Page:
Else, the same would be pushed to weekends. Calls on weekends were mercifully limited unless a client crisis would break out, which typically happened at least
one weekend in a month. But today, with a brilliant team in leadership positions, robust systems in place supported by the best in class technology, my day starts at 9.30 am.

It’s mostly planning for the future, thinking about bettering our service standard, ideating with the team, motivating, and keeping the entire Concept brethren positively inspired. 

New business pitches and relationship management with existing clients also take up my time but there is a system in place for everything we do today and thus the entire day or at least 90% of the day is planned, unlike the earlier days.

Several global companies have come out and thrown their support behind not needing a formal education. What is your opinion about this?

I am old school here. Please also understand that I am an Indian living in India. According to me, the biggest issue that we, as a nation face is not overpopulation but the uneducated populace.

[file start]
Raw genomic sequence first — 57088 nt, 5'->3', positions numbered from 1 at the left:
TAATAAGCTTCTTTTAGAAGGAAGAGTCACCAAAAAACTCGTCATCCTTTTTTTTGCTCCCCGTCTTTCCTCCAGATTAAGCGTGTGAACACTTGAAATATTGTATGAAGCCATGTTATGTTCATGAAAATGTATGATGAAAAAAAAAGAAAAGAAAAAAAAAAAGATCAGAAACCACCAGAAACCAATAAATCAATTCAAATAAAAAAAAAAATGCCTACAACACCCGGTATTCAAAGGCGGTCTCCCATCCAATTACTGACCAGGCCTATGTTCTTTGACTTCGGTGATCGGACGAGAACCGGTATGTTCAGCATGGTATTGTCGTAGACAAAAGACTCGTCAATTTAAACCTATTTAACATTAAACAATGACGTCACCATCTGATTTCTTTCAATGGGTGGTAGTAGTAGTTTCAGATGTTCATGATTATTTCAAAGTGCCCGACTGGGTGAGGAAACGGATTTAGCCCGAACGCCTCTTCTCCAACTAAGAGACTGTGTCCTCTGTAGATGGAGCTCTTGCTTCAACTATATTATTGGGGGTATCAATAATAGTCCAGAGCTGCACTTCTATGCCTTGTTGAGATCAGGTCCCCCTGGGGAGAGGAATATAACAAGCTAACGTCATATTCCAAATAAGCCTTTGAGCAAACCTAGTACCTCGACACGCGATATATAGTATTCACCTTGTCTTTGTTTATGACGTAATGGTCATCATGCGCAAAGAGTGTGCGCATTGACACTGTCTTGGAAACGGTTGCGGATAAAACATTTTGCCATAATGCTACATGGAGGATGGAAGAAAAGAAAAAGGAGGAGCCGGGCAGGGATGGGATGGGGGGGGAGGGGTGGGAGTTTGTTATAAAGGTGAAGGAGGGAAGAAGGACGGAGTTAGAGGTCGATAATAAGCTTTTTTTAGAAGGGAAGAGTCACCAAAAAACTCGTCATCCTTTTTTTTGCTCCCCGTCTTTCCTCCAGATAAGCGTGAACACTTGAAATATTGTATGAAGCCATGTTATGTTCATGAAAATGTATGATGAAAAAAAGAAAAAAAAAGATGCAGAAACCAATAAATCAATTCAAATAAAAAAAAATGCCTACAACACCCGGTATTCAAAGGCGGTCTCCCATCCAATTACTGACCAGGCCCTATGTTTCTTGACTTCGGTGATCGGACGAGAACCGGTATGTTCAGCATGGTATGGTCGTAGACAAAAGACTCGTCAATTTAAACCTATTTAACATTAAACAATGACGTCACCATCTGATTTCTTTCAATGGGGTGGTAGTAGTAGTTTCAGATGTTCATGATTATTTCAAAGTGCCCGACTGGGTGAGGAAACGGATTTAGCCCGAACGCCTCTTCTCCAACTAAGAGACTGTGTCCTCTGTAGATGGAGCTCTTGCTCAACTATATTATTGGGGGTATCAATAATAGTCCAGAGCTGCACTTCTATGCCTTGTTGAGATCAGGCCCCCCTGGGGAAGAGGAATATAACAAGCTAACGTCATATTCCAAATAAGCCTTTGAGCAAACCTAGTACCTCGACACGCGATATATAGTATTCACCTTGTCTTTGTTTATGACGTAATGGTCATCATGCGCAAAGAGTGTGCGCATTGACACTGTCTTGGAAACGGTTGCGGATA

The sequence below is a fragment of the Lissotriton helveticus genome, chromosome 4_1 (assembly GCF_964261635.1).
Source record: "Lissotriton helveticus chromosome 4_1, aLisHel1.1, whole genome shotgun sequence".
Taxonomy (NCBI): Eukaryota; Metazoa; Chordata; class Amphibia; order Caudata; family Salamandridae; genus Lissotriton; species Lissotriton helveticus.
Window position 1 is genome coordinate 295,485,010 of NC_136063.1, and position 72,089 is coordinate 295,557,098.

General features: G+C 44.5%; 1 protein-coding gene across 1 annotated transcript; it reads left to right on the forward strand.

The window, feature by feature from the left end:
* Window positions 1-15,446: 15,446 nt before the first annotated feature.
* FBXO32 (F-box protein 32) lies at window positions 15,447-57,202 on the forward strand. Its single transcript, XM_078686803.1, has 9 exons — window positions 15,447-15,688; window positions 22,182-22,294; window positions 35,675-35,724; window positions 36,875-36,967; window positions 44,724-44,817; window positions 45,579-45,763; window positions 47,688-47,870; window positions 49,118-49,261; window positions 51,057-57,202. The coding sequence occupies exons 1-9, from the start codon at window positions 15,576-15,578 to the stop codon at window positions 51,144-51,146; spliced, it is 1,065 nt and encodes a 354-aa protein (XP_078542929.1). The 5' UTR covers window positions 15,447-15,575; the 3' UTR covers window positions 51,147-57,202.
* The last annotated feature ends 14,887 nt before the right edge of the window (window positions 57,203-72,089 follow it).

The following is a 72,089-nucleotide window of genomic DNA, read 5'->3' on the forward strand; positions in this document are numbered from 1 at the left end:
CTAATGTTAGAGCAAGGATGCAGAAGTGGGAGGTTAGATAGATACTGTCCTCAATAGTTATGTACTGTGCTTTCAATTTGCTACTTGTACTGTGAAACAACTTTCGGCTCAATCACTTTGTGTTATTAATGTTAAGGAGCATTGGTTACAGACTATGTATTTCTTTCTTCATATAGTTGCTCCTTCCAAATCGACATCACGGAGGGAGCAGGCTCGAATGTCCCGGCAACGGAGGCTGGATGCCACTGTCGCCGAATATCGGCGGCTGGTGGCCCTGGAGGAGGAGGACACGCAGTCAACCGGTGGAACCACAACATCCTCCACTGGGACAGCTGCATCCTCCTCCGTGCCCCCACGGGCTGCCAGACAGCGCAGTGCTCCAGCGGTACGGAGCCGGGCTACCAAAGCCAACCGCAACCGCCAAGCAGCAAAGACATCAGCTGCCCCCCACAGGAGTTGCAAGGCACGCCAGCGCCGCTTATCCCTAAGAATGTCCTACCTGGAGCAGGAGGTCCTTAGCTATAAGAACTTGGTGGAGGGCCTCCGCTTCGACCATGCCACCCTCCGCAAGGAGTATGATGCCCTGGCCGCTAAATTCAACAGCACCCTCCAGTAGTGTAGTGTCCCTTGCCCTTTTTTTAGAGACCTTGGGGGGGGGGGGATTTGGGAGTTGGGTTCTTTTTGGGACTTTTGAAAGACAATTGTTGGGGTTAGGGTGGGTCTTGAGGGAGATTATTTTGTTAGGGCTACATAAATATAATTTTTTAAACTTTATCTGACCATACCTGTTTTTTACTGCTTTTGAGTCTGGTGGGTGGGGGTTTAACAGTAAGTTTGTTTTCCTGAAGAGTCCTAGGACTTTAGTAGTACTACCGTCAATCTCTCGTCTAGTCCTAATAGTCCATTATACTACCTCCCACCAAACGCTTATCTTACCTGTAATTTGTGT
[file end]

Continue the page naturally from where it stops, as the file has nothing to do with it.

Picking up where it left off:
Look, I am not undermining the talent or the abilities of the uneducated Indian populace or trying to be conceited of my being educated.

I feel sympathetic towards them for their lack of opportunity to be educated, as also the reluctance amongst their parents to send them to schools and colleges given the economic hardship they might have faced. 

I firmly believe that education is not only about success in one’s career, but it is extremely instrumental in motivating us to become better human beings.